Wisconsin Badgers rally for 61-57 win over Penn State Nittany Lions
As Brevin Pritzl walked to the free throw line with 1.5 seconds remaining in the game Saturday afternoon, chants of “MVP, MVP!” were coming from the student section behind him.
The junior guard for the University of Wisconsin men’s basketball team says he didn’t hear the serenade. The thing Pritzl remembered most from that sequence is missing his first attempt from the line.
It turned out to be the only time the ball didn’t go through the net for Pritzl, whose big second half was a major reason the No. 19 Badgers escaped with a 61-57 victory over Penn State at the Kohl Center.
Pritzl scored 14 of his team-high 17 points after halftime, sparking a rally that helped UW remain in the hunt for a double bye in the Big Ten tournament. The win moved the Badgers (20-9, 12-6 Big Ten) into a tie with Maryland for fourth place with two games remaining.
Senior center Ethan Happ overcame a poor start to finish with 14 points, redshirt freshman wing Kobe King added a boost off the bench with nine points and UW extended its winning streak over the Nittany Lions to 12 games.
Afterward, Penn State coach Patrick Chambers said his team could live with giving up some 2-point field goals to Happ while playing him one-on-one. That strategy probably would have worked if not for Pritzl, who went 5 of 5 overall from the field, 4 of 4 from 3-point range and 3 of 4 from the stripe.
“He’s one of the best shooters I’ve ever seen,” Happ said of Pritzl, who’s now shooting 56.8 percent from beyond the arc in Big Ten play. “I tell him all the time, ‘Stop passing the ball, shoot the ball.’ ”
Pritzl’s first 3-pointer of the second half came late in a 13-3 run that helped UW turn an eight-point deficit into a 43-41 lead. A short while later, he made two 3-pointers from the left corner in a span of three possessions to extend the Badgers’ lead to 49-45.
Two of Pritzl’s four 3-pointers were off feeds from Happ. The other two were off dishes from sophomore guard Brad Davison.
“I was just feeding off everybody else,” said Pritzl, who reached double figures for the first time since scoring 12 against Iowa in the Big Ten opener on Nov. 30. “I kind of just snuck around, got to the open spots and hit the shots.”
Making shots at a better rate was the main reason UW was able to overcome its seven-point halftime deficit. Another reason was the Badgers’ reaction to an animated plea from coach Greg Gard at halftime to show more toughness in the final 20 minutes.
Gard’s biggest gripes: UW was finishing poorly in the paint, and Penn State was coming up with most of the 50/50 balls.
“Good thing nobody recorded it,” Gard said. “We needed to bow up a little bit and we needed to finish better and we needed to rebound better. …
“We were able to change that in the second half and the result showed. We played with more energy, more toughness, more physicality, which you have to do. This league isn’t for the weak-minded.”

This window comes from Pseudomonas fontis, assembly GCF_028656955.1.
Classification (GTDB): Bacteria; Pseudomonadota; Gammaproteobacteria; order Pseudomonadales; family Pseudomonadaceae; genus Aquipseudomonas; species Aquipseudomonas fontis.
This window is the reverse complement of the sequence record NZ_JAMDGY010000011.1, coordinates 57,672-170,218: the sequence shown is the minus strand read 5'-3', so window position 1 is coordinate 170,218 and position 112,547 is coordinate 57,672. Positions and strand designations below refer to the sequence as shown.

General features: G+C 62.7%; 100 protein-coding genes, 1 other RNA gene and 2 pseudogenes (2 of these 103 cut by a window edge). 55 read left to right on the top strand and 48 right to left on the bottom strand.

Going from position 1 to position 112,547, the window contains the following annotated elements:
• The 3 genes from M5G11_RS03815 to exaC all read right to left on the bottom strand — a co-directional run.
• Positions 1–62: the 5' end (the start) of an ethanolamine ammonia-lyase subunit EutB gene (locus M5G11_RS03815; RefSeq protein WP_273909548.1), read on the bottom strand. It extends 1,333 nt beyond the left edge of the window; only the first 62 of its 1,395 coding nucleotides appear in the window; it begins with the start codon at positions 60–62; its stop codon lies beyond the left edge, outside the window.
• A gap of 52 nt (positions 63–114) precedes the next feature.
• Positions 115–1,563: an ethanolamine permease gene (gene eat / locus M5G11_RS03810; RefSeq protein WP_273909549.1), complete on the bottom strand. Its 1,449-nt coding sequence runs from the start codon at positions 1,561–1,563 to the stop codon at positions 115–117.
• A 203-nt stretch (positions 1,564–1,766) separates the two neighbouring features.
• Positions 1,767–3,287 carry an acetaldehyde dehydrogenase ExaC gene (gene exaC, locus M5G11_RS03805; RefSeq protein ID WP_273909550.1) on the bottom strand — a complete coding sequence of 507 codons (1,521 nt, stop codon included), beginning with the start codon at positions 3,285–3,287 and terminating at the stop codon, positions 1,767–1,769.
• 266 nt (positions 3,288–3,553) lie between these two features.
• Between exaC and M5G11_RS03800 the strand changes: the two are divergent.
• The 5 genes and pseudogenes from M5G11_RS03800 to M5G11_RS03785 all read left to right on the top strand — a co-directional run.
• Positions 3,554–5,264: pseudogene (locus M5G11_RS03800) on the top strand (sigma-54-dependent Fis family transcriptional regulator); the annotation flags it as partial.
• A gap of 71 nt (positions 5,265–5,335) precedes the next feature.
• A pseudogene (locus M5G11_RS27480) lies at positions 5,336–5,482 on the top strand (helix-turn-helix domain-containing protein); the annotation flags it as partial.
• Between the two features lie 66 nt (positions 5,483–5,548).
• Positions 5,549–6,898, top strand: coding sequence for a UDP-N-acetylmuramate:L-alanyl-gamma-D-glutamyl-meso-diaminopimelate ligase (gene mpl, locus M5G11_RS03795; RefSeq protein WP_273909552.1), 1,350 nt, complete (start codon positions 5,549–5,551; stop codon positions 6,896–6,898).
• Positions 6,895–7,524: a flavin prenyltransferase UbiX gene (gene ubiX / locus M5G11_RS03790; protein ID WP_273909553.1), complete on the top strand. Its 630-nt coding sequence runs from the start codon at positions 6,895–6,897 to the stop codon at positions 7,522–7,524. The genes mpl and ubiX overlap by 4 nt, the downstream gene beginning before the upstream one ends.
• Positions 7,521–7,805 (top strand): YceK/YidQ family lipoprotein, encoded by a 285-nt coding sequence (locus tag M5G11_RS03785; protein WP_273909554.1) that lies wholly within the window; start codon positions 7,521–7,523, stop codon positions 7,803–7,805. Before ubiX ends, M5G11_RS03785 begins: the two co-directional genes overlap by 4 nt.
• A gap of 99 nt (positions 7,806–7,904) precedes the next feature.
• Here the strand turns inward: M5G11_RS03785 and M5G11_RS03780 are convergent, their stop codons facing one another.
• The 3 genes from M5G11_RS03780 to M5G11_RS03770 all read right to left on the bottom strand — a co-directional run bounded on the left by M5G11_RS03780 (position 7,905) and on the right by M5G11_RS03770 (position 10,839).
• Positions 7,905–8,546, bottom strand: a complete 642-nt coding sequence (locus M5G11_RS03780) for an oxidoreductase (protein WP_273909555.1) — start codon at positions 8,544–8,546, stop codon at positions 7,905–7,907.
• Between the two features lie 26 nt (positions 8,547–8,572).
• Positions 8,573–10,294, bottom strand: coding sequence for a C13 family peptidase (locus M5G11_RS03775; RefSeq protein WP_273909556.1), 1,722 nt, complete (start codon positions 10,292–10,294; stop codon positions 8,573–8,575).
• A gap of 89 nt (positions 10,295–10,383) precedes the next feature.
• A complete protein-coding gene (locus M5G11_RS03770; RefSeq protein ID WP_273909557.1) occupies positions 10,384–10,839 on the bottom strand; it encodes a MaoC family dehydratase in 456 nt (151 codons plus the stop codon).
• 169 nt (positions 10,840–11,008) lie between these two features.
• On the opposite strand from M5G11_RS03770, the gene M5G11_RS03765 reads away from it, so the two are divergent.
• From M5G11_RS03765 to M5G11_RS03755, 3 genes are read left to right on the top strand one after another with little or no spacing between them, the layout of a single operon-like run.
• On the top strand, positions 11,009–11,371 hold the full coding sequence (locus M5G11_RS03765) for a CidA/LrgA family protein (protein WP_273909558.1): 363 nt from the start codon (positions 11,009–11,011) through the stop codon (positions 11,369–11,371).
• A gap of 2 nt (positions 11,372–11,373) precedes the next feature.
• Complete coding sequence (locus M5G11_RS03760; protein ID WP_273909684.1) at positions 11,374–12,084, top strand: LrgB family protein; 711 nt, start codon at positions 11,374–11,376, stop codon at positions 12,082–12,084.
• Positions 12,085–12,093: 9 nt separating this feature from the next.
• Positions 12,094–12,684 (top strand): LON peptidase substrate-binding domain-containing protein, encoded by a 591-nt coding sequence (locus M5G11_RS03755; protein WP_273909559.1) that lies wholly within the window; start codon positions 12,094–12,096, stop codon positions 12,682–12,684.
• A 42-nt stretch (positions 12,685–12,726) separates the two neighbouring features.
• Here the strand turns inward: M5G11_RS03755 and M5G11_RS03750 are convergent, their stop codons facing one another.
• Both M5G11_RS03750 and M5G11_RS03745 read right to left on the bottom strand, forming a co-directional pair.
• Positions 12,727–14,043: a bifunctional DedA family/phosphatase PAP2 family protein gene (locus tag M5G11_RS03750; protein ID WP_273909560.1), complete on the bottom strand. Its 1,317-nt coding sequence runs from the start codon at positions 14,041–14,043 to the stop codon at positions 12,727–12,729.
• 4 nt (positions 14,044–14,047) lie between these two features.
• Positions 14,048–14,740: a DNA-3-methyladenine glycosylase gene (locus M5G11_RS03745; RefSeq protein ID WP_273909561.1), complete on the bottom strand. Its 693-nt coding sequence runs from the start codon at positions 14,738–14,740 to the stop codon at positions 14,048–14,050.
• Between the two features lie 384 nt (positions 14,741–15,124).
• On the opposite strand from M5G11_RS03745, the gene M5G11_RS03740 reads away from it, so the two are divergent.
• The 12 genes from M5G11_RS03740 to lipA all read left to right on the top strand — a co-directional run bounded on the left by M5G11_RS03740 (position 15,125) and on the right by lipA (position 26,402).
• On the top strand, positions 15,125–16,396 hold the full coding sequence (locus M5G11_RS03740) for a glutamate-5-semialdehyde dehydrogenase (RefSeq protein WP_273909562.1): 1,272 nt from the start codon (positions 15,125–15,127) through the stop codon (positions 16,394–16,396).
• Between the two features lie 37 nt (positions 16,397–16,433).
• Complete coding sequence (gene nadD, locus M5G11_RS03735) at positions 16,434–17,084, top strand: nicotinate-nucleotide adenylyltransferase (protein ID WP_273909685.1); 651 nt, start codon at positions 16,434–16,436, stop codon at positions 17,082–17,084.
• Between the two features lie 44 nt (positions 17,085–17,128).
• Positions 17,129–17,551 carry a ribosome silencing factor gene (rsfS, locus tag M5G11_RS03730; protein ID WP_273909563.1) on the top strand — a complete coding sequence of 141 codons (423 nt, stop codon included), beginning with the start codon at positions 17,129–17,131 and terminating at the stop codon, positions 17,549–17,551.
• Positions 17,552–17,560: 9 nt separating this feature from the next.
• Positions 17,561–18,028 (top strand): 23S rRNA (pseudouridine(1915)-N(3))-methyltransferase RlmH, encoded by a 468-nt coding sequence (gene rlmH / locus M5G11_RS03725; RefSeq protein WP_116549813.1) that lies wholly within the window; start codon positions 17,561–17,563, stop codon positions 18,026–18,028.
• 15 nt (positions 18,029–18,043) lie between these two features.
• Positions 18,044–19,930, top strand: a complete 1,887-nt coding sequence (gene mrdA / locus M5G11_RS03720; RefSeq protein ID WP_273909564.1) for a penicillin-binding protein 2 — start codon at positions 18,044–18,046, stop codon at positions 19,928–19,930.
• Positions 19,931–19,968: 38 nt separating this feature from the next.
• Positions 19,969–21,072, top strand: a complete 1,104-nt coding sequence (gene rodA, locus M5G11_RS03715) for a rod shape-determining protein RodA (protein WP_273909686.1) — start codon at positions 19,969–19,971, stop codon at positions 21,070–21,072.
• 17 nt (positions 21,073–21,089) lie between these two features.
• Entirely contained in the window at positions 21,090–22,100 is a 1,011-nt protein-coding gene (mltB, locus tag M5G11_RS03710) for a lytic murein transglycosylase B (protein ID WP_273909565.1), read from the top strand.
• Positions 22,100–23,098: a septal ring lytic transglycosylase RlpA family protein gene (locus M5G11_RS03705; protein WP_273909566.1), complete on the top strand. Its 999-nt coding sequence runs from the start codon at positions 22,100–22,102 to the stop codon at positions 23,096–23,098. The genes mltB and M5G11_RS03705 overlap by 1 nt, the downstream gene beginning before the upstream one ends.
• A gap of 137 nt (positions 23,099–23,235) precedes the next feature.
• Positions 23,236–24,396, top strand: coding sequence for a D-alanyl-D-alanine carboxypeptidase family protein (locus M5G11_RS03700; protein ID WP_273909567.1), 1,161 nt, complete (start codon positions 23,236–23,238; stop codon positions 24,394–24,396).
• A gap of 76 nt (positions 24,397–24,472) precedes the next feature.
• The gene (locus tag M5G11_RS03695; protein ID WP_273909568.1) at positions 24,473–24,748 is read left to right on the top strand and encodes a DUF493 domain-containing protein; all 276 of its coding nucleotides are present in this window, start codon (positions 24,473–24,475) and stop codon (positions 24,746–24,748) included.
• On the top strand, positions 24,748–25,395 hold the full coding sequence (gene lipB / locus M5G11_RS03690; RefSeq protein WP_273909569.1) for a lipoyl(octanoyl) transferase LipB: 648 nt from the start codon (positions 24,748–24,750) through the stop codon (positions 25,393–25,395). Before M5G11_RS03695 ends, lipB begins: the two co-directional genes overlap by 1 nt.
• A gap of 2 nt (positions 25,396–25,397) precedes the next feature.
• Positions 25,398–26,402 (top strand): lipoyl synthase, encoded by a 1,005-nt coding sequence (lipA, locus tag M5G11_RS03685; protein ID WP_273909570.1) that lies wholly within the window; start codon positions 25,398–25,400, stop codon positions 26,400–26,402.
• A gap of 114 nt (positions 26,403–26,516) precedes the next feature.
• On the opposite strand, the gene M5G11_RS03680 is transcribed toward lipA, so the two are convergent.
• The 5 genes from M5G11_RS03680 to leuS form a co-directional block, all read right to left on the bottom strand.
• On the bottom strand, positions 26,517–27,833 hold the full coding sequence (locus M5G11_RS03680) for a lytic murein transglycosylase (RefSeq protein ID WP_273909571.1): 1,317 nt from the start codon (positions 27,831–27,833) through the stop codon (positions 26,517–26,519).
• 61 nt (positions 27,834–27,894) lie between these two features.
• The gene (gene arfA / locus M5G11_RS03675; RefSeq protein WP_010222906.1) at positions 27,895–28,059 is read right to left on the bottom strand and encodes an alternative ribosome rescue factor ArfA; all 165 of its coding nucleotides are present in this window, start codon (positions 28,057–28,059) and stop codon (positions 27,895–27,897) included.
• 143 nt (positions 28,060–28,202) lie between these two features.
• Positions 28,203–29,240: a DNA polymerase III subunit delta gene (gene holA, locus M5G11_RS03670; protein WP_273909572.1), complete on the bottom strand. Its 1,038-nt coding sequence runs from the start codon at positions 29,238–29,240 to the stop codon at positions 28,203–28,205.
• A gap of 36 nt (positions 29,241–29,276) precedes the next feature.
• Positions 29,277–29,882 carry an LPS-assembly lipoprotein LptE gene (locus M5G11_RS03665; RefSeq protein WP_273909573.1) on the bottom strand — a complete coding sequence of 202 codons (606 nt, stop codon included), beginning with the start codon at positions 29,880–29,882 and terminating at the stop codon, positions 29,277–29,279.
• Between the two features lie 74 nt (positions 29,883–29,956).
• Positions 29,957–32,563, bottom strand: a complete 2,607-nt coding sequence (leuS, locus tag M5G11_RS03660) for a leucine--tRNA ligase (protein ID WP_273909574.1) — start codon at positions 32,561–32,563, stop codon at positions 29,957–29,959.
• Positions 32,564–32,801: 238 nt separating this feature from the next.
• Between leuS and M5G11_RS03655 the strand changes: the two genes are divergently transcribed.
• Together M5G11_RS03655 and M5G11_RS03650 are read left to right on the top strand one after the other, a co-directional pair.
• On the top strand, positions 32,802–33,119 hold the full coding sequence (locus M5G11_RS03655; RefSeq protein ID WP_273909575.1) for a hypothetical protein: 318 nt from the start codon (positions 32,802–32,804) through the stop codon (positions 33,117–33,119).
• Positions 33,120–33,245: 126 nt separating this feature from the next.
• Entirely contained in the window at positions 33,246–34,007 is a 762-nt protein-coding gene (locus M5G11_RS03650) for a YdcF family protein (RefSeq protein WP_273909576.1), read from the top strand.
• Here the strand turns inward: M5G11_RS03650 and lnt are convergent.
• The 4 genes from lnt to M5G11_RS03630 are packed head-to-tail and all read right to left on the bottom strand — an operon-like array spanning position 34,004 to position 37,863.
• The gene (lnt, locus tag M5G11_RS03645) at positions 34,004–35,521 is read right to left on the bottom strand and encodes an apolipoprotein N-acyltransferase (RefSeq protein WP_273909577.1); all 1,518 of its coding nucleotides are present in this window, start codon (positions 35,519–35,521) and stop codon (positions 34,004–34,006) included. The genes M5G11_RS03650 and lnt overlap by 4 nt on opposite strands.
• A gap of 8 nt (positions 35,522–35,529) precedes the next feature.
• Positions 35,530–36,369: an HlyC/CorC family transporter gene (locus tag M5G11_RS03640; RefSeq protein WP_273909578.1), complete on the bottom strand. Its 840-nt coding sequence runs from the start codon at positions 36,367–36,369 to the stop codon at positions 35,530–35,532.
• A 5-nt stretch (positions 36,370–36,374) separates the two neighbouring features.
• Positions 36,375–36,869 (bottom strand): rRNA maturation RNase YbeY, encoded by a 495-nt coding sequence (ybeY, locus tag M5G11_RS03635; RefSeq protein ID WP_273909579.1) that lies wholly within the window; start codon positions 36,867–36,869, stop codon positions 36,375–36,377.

Even with a more inspired effort and the hot shooting of Pritzl, the Badgers still found themselves in a dogfight in the closing minutes. Pritzl scored in the paint off a feed from senior forward Khalil Iverson with 4 minutes remaining, but that was UW’s final field goal of the game.
After Pritzl made two free throws on the next possession to give the Badgers a 57-53 lead with 2:49 remaining, they didn’t score again until sophomore point guard D’Mitrik Trice made two free throws with 50.6 seconds left.
A free throw by Lamar Stevens, who scored a game-high 22 points, cut Penn State’s deficit to 59-57 with 43.9 seconds left. But the Nittany Lions (12-17, 5-13) turned the ball over on their next possession and, after a free throw by sophomore forward Nate Reuvers gave UW a three-point cushion, a controversial finish helped the Badgers survive.
Davison forced freshman guard Rasir Bolton toward the sidelines and Pritzl came over to help near the Penn State bench. Bolton and Pritzl collided and, as Pritzl fell out of bounds, his arm made contact with the back of Bolton’s head.
Bolton, in an attempt to earn a trip to the line for three foul shots, tried to fling the ball toward the basket. Instead, it went out of bounds and UW was rewarded possession with 1.9 seconds to go following a replay.
The play happened right in front of Chambers, who was livid, and called out official D.J. Carstensen by name afterward.
Chambers thought the Badgers were trying to foul Bolton so they could avoid a game-tying 3-pointer. But Pritzl and Gard both said that the plan for UW was to play out the final defensive possession, exchanging on screens while not fouling.
“I felt like we should have been awarded three (free throws) there,” Chambers said. “That was just unfortunate. I think D.J.’s a good ref. I think he has good demeanor. He just missed it.”
After following up the “MVP” chants by missing a free throw, Pritzl made his second attempt to seal Penn State’s 19th consecutive loss in Madison. The Nittany Lions dropped to 0-16 at the Kohl Center.
While Chambers said it was “unfortunate the players can’t decide the game,” he also had plenty of praise for Pritzl.
“He was the difference in the game,” Chambers said. “If you look at the stats right now, you’re thinking, ‘Did Penn State win this game?’ No, we didn’t, because of Pritzl’s 3s in the second half.”